Civil war makes no citizens, only orphans.
So we set out on the sea in search of safety,
seventy-two souls on a ten-meter rubber boat;
men, women, children, mothers with babies clutched close.
Pushed more by hope than the asthmatic outboard
towards Lampedusa, island portal to paradise,
where lions would lay with lambs,
if they could but scale the razor wire.
The Smuggler said the swirling waters were closely watched.
A thousand electronic eyes scanned the surface of the sea,
so that when the engine coughed and died, we did not fear at first.
Someone was sure to hear the distress call. Someone was sure to come.
But we did not know that the digital waves would splash down only
on a civilisation made of stone.
Then came the days of drifting.
Some drank of the sea and it turned their brains to brine.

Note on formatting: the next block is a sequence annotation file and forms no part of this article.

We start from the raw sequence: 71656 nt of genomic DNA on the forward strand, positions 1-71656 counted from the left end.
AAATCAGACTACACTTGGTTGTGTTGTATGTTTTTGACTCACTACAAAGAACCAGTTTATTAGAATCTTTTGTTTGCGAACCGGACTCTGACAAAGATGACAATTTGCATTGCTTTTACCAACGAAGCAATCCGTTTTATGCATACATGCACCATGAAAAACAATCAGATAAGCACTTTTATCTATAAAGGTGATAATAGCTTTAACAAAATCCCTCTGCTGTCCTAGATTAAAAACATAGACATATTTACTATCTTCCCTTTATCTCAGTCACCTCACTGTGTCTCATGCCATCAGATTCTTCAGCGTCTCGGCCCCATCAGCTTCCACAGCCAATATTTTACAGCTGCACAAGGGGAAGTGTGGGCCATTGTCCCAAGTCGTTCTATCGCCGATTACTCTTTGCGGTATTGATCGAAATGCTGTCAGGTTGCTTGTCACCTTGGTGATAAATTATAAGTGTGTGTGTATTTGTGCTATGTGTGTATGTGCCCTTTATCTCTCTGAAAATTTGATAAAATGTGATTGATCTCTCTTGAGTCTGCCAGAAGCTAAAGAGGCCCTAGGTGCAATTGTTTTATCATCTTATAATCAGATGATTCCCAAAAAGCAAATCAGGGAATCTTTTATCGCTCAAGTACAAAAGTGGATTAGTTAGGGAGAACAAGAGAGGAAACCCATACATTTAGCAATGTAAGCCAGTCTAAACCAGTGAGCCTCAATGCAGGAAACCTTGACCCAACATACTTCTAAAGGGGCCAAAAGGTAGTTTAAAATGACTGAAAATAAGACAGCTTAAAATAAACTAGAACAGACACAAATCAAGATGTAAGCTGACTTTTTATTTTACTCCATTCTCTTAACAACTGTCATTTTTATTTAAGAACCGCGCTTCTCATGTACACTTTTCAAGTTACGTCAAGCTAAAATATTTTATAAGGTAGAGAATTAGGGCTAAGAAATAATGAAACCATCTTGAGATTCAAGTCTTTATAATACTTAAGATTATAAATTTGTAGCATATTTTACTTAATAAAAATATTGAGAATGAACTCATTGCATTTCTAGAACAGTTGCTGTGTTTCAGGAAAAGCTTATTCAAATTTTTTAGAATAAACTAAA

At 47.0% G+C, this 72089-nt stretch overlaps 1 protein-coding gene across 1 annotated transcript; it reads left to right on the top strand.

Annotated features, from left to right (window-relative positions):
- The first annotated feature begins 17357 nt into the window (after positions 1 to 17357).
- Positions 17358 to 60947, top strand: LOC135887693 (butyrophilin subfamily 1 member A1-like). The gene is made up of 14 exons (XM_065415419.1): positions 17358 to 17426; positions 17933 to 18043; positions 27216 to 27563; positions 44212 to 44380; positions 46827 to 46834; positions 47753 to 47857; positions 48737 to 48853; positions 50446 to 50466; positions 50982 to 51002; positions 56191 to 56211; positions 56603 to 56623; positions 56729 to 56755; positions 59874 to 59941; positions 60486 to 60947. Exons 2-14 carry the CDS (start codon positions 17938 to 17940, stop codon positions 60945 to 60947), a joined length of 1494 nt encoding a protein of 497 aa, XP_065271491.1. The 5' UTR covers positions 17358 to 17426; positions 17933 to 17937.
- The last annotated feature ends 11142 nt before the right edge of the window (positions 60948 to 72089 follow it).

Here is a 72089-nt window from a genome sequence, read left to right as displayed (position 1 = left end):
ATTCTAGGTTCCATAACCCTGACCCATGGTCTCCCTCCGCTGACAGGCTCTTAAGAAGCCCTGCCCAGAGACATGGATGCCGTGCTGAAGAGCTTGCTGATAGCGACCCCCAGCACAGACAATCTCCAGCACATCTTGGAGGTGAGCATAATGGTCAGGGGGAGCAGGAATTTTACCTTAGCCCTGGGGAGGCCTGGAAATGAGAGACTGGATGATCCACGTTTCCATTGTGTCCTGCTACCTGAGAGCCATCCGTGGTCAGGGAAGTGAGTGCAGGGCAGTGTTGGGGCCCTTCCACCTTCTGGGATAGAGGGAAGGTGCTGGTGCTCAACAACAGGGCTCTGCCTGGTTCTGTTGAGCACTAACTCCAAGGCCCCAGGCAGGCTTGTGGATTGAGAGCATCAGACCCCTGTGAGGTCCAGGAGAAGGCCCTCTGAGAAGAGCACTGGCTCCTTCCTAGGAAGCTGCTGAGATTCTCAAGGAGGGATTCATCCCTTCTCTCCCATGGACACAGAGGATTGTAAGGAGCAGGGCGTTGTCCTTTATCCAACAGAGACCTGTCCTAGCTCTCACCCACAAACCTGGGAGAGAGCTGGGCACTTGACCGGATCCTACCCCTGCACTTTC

Some shouted and raved; others went
The young died first, theirsouls were liquefied.
I cried to God for salvation and he sent us a fishing boat
But we were a catch not worth landing.
I cried to God for salvation and he sent a helicopter
but the pilot took away only our photographs.
I cried to God for salvation and he sent a sleek NATO frigate
Which circled like a well-fed shark, but maintained proper detachment.
Not even the hands of God were strong enough
As if in contempt, the sea spat our bodies
onto the same hostile shore we once sought to leave behind.
Even the 9 souls still breathing
are dead now.
This poem is based on the story of the so called ‘left to die boat’, whose story was plucked from many to illustrate the fate of people who set out on the open sea to escape war and poverty, heading for Europe. Despite their distress calls being received, numerous sightings by planes, helicopters, fishing boats and military craft, no one went to their aid. After drifting for 14 days, the survivors washed up in Libya, the country from which they had left 16 days earlier. Of the 72 who set off, 11 were still alive when they made land fall. Two more died on the beach.